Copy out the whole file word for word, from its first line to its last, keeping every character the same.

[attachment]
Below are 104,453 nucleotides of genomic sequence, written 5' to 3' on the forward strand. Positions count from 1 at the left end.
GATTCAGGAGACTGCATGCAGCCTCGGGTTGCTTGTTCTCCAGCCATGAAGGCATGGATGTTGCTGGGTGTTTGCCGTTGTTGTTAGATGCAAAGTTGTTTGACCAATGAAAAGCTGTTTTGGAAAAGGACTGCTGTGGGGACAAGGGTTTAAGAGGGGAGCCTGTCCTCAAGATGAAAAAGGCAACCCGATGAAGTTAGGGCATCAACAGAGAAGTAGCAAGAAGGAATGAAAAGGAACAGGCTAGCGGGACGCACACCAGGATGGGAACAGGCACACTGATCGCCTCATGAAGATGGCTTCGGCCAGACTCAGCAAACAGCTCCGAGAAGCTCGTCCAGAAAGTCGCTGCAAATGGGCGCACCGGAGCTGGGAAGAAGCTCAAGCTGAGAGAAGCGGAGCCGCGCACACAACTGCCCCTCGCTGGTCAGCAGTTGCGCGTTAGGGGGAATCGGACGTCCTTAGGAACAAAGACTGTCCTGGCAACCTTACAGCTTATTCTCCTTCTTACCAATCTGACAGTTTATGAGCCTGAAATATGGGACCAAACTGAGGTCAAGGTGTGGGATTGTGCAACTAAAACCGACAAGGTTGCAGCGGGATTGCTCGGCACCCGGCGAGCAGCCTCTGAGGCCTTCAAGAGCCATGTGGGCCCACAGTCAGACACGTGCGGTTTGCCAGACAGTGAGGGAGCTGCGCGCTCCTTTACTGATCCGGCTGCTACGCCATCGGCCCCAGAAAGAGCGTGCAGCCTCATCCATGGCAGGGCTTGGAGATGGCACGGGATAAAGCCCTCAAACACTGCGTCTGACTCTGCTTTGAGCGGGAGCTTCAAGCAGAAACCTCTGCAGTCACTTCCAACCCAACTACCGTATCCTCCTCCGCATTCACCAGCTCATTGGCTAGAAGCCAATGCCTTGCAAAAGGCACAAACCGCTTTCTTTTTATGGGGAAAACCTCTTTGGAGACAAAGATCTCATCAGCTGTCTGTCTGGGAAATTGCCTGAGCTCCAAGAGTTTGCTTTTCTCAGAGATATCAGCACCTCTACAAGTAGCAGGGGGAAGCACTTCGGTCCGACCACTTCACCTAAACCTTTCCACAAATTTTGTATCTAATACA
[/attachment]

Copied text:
Below are 104,453 nucleotides of genomic sequence, written 5' to 3' on the forward strand. Positions count from 1 at the left end.
GATTCAGGAGACTGCATGCAGCCTCGGGTTGCTTGTTCTCCAGCCATGAAGGCATGGATGTTGCTGGGTGTTTGCCGTTGTTGTTAGATGCAAAGTTGTTTGACCAATGAAAAGCTGTTTTGGAAAAGGACTGCTGTGGGGACAAGGGTTTAAGAGGGGAGCCTGTCCTCAAGATGAAAAAGGCAACCCGATGAAGTTAGGGCATCAACAGAGAAGTAGCAAGAAGGAATGAAAAGGAACAGGCTAGCGGGACGCACACCAGGATGGGAACAGGCACACTGATCGCCTCATGAAGATGGCTTCGGCCAGACTCAGCAAACAGCTCCGAGAAGCTCGTCCAGAAAGTCGCTGCAAATGGGCGCACCGGAGCTGGGAAGAAGCTCAAGCTGAGAGAAGCGGAGCCGCGCACACAACTGCCCCTCGCTGGTCAGCAGTTGCGCGTTAGGGGGAATCGGACGTCCTTAGGAACAAAGACTGTCCTGGCAACCTTACAGCTTATTCTCCTTCTTACCAATCTGACAGTTTATGAGCCTGAAATATGGGACCAAACTGAGGTCAAGGTGTGGGATTGTGCAACTAAAACCGACAAGGTTGCAGCGGGATTGCTCGGCACCCGGCGAGCAGCCTCTGAGGCCTTCAAGAGCCATGTGGGCCCACAGTCAGACACGTGCGGTTTGCCAGACAGTGAGGGAGCTGCGCGCTCCTTTACTGATCCGGCTGCTACGCCATCGGCCCCAGAAAGAGCGTGCAGCCTCATCCATGGCAGGGCTTGGAGATGGCACGGGATAAAGCCCTCAAACACTGCGTCTGACTCTGCTTTGAGCGGGAGCTTCAAGCAGAAACCTCTGCAGTCACTTCCAACCCAACTACCGTATCCTCCTCCGCATTCACCAGCTCATTGGCTAGAAGCCAATGCCTTGCAAAAGGCACAAACCGCTTTCTTTTTATGGGGAAAACCTCTTTGGAGACAAAGATCTCATCAGCTGTCTGTCTGGGAAATTGCCTGAGCTCCAAGAGTTTGCTTTTCTCAGAGATATCAGCACCTCTACAAGTAGCAGGGGGAAGCACTTCGGTCCGACCACTTCACCTAAACCTTTCCACAAATTTTGTATCTAATACA